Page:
PV Online Report : Due to the unplanned construction of shipbreaking yards and adjacent industries in the coastal areas, health risks are increasing in the surrounding coastal areas including the sea. Sediment (naturally occurring material) and marine fish have been tested for the presence of various metals. Recently, this information emerged in a study published in the journal “Environmental Pollution” of Elsevier, a medical and scientific publishing company based in the Netherlands.
The research was led by Nazrul Islam, associate professor of applied chemistry and chemical engineering department of Chittagong University. In this research journal called ‘Effect of shipbreaking on spatiotemporal dynamics of metal/loy in sediment and sea-food safety in the Bay of Bengal’, 172 sea-foods of 6 marine species and sediments from different marine areas were examined. Sea-foods include halibut, hilsa, crab, eider, shrimp and koi bola fish. Research shows that the pollution level is very low in the coastal Barguna where there are no industries.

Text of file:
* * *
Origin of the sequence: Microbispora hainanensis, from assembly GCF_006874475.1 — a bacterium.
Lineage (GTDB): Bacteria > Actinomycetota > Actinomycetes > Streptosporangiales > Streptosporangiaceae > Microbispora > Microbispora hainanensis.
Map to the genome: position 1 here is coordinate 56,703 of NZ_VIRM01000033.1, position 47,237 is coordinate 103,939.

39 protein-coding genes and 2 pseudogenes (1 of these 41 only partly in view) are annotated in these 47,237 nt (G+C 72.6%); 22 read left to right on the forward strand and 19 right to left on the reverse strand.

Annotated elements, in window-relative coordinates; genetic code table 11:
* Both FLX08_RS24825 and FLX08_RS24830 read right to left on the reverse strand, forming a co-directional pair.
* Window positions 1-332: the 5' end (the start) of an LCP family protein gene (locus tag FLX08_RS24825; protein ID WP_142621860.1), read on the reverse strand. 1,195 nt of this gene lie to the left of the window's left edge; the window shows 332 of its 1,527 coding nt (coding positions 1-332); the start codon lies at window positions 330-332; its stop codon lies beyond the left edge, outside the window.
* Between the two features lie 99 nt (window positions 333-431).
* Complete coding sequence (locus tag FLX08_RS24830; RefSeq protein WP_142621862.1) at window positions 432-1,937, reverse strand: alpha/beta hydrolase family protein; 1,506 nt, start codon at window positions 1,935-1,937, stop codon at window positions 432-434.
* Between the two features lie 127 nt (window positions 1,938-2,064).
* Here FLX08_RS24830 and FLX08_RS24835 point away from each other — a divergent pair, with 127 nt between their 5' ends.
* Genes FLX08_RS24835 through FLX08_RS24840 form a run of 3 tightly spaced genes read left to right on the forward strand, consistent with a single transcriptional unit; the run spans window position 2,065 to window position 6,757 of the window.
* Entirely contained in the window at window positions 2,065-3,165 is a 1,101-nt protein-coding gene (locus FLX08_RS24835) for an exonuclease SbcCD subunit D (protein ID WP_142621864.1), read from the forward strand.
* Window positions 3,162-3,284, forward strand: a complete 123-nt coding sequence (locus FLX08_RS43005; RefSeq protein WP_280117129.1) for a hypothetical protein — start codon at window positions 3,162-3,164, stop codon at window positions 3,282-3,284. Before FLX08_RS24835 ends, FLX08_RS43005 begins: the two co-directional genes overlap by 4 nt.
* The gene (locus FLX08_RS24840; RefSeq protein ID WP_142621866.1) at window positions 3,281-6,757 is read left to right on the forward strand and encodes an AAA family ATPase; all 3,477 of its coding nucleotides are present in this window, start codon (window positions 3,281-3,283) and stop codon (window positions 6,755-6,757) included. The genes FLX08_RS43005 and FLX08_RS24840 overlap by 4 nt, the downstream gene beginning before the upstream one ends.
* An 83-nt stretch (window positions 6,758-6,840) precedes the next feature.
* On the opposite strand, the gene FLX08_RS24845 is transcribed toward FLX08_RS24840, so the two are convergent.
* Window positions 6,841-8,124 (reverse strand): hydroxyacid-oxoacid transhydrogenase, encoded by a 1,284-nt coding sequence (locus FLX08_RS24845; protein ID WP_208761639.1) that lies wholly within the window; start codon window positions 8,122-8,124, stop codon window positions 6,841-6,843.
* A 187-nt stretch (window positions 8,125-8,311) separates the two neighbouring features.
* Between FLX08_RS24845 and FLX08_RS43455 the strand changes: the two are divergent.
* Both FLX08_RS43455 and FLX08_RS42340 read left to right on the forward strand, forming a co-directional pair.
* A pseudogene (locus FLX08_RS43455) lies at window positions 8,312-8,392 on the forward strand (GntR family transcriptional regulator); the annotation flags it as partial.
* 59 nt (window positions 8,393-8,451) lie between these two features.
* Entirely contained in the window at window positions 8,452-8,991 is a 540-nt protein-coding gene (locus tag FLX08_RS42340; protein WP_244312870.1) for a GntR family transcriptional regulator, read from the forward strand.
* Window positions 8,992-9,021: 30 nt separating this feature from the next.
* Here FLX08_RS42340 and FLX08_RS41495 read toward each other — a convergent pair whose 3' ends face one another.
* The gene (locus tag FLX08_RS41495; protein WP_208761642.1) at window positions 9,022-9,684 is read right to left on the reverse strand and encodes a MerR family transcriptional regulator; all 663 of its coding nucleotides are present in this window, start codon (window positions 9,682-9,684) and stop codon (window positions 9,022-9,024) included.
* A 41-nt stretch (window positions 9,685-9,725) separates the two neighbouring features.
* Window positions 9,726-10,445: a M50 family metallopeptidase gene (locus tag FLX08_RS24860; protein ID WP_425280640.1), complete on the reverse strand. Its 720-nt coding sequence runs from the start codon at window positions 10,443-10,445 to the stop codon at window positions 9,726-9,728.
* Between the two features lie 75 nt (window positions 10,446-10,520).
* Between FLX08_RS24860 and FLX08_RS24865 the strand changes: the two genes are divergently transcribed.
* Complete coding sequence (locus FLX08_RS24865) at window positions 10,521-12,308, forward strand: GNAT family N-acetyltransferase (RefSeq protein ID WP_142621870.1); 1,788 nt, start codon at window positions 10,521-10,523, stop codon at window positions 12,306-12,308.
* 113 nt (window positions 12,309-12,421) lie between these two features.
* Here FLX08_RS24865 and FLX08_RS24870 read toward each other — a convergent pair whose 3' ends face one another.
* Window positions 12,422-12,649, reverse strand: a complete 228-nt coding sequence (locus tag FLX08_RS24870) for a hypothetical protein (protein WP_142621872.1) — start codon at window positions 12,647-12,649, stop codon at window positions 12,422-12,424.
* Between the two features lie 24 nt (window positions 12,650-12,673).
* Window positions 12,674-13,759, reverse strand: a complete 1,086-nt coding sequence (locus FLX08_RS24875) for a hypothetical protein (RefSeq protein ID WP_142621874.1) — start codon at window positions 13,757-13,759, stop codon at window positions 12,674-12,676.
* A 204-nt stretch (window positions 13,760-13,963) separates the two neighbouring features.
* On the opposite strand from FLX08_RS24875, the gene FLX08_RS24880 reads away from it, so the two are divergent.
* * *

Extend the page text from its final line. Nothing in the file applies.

On the other hand, areas where there are shipbreaking yards and industrial plants have comparatively higher levels of pollution. Lead, cadmium, copper, zinc and other types of metals have been found in the sediment and sea-food of these areas. Especially during the monsoon season, the content of these metals is high in crabs and crabs.
Apart from this, the existence of heavy metals was also found in eel fish and shrimps in lab tests. This study lasted for about three years from 2018 to 2020. The researchers collected these samples during the dry and monsoon seasons. Which was later tested at the QAEHS laboratory of the University of Queensland, Australia.